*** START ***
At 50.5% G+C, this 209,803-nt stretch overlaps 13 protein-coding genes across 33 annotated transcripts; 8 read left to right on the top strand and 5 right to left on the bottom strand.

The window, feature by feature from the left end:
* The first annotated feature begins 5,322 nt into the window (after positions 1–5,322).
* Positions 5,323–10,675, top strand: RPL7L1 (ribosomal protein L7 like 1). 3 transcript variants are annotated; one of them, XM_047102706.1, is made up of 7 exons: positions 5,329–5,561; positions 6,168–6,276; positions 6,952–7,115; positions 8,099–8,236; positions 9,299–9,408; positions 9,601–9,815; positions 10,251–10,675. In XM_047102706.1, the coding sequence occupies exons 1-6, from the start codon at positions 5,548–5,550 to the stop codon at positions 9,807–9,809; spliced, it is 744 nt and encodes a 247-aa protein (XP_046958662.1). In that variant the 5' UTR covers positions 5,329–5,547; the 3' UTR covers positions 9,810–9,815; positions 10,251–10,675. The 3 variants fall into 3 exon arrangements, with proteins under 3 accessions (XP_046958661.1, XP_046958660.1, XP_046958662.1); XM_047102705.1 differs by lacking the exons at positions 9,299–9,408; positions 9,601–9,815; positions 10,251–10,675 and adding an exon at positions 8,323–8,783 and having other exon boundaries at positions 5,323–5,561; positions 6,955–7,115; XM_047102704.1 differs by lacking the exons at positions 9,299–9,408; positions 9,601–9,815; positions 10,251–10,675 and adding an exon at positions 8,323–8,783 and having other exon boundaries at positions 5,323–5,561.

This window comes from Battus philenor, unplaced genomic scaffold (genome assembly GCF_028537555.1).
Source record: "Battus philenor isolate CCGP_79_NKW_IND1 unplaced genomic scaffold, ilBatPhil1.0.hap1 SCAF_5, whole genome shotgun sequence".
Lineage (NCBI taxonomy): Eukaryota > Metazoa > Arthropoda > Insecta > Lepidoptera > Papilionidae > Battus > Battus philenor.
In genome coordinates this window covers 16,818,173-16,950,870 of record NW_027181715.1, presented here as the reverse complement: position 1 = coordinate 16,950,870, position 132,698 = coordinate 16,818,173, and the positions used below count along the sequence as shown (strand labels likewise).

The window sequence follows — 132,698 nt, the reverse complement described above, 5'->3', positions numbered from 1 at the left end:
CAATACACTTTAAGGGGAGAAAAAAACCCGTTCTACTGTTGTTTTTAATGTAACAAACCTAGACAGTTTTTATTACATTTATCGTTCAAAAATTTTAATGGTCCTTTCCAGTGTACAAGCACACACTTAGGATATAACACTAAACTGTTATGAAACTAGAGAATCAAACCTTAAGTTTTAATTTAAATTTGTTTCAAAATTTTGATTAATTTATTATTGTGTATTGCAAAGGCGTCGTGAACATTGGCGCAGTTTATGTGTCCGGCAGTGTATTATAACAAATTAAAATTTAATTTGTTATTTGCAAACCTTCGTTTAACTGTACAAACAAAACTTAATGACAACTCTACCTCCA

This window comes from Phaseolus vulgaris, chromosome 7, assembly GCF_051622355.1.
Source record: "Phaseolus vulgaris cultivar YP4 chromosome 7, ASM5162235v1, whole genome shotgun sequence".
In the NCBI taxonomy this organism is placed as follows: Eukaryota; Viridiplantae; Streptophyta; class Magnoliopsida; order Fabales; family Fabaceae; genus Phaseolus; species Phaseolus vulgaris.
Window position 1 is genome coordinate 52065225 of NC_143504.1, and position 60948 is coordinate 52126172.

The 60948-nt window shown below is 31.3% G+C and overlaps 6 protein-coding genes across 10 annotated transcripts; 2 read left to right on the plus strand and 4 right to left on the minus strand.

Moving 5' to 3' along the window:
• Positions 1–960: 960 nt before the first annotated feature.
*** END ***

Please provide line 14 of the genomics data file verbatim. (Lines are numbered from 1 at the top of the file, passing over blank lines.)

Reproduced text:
Window position 1 is genome coordinate 52065225 of NC_143504.1, and position 60948 is coordinate 52126172.